Advancements in Suppression of Osteosarcoma Tumorigenicity: A Prospective Look  [PDF]
Lin Wang, Paul Park, Frank La Marca, Khoi Than, Shayan Rahman, Chia-Ying Lin
Journal of Cancer Therapy (JCT) , 2012, DOI: 10.4236/jct.2012.34042
Abstract: Bone morphogenetic proteins (BMPs) promote differentiation of stem cells into bone cells. Results from our pilot studies indicate these proteins are also capable of inducing the differentiation of stem-like cells that initiate and propagate osteosarcoma, a rare, highly malignant primary bone tumor affecting primarily children and adolescents. Our plans to evaluate the use of BMP as adjuvant therapy to suppress bone tumor while facilitating skeletal reconstruction are reviewed.
Translation Repression in Human Cells by MicroRNA-Induced Gene Silencing Requires RCK/p54
Chia-ying Chu,Tariq M. Rana
PLOS Biology , 2012, DOI: 10.1371/journal.pbio.0040210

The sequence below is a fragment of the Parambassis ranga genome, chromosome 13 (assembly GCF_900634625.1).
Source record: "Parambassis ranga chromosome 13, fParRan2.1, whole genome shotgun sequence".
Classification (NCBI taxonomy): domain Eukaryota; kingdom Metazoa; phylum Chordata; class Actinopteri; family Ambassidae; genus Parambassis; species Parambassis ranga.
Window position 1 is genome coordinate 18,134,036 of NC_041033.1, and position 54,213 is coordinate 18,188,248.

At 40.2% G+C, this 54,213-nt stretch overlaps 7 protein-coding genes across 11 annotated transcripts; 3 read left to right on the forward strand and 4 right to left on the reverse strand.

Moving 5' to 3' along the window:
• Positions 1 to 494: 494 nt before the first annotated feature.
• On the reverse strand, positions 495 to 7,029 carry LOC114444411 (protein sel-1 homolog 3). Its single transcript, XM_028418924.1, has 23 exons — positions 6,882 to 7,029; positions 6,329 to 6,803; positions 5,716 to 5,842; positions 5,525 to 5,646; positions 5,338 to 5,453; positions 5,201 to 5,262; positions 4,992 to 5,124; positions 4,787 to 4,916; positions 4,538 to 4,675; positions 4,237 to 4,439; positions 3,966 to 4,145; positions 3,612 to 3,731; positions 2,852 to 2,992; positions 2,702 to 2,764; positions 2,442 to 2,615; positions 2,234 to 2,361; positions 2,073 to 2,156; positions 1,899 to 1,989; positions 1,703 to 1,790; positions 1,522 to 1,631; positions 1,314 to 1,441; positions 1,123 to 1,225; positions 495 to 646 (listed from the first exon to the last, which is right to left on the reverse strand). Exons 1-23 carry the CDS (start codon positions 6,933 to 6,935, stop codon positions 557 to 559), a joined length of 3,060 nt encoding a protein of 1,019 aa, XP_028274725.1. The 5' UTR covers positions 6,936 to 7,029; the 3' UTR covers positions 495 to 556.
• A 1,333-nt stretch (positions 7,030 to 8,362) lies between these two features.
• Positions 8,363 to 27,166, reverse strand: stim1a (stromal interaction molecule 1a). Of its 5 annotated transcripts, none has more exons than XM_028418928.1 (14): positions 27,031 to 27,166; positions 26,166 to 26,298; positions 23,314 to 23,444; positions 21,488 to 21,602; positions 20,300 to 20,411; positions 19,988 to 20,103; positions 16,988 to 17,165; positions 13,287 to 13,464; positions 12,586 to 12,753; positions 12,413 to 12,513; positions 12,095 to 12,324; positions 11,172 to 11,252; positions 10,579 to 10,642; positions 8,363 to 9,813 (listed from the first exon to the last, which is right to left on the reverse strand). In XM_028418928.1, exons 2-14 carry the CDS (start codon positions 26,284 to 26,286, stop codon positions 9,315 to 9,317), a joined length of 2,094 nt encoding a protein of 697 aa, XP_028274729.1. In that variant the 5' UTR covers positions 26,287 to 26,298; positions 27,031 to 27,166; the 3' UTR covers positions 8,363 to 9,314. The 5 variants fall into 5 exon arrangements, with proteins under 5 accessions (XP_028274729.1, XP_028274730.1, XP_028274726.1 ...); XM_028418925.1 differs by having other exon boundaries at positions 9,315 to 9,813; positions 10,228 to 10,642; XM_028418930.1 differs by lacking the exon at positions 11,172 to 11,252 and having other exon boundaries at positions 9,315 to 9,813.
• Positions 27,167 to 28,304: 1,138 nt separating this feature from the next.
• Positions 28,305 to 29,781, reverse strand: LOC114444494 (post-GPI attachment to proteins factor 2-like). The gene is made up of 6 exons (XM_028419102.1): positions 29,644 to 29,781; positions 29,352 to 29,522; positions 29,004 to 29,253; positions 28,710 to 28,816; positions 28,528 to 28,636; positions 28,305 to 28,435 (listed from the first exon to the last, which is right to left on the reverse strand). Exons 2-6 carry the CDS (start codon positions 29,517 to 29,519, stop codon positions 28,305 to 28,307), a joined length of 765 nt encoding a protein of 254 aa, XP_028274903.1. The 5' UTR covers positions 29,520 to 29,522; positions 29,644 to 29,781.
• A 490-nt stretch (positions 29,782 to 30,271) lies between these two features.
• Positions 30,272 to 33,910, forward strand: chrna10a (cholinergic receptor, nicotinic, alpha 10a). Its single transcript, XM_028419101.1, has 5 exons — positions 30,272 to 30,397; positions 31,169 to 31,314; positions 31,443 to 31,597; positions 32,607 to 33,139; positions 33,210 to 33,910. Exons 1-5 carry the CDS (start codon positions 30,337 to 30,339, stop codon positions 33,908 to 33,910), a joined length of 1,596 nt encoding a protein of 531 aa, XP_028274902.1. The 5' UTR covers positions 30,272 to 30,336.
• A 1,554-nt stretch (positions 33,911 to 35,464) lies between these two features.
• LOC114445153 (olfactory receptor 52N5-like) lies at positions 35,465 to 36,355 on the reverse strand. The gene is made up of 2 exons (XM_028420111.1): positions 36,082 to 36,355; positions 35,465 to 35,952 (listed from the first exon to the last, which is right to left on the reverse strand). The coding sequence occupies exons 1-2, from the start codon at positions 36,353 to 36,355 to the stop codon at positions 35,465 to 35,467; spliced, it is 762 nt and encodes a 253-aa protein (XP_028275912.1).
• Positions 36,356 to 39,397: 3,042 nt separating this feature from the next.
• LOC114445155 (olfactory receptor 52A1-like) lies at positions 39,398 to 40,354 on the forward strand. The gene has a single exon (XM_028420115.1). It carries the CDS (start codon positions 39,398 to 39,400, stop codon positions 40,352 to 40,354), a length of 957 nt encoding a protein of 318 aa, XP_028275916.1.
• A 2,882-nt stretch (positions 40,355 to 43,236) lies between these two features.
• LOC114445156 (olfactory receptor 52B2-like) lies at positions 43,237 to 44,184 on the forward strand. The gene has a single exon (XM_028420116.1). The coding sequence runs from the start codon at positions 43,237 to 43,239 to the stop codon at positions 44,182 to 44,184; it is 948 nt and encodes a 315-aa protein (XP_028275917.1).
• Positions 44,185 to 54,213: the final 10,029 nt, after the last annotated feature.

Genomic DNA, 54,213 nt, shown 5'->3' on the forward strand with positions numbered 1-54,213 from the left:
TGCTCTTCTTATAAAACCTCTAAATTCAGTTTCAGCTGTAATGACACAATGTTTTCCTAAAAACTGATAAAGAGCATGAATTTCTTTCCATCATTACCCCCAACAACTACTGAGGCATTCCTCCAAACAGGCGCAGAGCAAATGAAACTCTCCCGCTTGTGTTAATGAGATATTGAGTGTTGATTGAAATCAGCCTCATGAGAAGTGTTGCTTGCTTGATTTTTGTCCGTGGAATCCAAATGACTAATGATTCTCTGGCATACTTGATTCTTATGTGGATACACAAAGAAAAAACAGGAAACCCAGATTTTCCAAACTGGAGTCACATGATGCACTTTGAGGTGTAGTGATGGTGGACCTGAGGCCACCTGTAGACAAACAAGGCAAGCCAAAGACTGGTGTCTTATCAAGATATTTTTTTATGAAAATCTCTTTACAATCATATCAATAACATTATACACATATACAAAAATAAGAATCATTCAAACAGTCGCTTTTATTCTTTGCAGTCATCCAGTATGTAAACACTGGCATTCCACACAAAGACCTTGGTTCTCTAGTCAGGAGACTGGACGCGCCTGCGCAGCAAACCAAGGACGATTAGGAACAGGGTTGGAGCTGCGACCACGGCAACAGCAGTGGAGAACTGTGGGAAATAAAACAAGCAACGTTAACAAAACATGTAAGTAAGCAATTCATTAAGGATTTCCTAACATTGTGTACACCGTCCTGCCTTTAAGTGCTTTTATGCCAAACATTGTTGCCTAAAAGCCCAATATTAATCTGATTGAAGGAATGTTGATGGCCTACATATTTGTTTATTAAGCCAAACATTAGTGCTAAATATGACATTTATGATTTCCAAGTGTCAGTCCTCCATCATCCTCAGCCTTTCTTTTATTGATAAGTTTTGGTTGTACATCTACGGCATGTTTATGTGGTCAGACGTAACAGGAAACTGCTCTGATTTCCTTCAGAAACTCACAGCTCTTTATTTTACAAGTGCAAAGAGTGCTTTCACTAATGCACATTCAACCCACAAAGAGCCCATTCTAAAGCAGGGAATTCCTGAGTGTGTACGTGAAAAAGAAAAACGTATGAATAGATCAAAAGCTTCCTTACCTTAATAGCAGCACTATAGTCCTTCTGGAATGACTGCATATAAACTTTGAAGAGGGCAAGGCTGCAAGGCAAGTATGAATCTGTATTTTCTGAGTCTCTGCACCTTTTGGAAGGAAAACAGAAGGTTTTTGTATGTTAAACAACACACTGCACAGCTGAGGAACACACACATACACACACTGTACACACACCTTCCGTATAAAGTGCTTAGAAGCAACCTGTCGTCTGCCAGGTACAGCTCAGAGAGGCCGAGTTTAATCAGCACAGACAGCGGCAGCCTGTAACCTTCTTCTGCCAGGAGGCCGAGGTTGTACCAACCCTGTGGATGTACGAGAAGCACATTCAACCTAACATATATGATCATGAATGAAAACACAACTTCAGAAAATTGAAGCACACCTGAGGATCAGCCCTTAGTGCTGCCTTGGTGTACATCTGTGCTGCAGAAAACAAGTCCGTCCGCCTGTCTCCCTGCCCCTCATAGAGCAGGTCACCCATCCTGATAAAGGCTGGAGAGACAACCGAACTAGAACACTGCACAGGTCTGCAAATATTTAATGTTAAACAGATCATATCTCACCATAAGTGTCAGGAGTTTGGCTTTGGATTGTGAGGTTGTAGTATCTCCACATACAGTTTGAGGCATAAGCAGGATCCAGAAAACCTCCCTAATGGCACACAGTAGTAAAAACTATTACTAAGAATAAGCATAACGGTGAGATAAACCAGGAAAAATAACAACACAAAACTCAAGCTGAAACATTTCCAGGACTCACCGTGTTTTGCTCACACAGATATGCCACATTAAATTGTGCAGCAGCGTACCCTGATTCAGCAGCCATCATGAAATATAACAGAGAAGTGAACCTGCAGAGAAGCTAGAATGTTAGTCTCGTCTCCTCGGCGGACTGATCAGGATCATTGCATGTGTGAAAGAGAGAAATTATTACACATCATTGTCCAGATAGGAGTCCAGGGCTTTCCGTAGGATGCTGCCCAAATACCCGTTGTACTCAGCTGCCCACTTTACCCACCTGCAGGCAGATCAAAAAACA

Abstract: RNA interference is triggered by double-stranded RNA that is processed into small interfering RNAs (siRNAs) by Dicer enzyme. Endogenously, RNA interference triggers are created from small noncoding RNAs called microRNAs (miRNAs). RNA-induced silencing complexes (RISC) in human cells can be programmed by exogenously introduced siRNA or endogenously expressed miRNA. siRNA-programmed RISC (siRISC) silences expression by cleaving a perfectly complementary target mRNA, whereas miRNA-induced silencing complexes (miRISC) inhibits translation by binding imperfectly matched sequences in the 3′ UTR of target mRNA. Both RISCs contain Argonaute2 (Ago2), which catalyzes target mRNA cleavage by siRISC and localizes to cytoplasmic mRNA processing bodies (P-bodies). Here, we show that RCK/p54, a DEAD box helicase, interacts with argonaute proteins, Ago1 and Ago2, in affinity-purified active siRISC or miRISC from human cells; directly interacts with Ago1 and Ago2 in vivo, facilitates formation of P-bodies, and is a general repressor of translation. Disrupting P-bodies by depleting Lsm1 did not affect RCK/p54 interactions with argonaute proteins and its function in miRNA-mediated translation repression. Depletion of RCK/p54 disrupted P-bodies and dispersed Ago2 throughout the cytoplasm but did not significantly affect siRNA-mediated RNA functions of RISC. Depleting RCK/p54 released general, miRNA-induced, and let-7-mediated translational repression. Therefore, we propose that translation repression is mediated by miRISC via RCK/p54 and its specificity is dictated by the miRNA sequence binding multiple copies of miRISC to complementary 3′ UTR sites in the target mRNA. These studies also suggest that translation suppression by miRISC does not require P-body structures, and location of miRISC to P-bodies is the consequence of translation repression.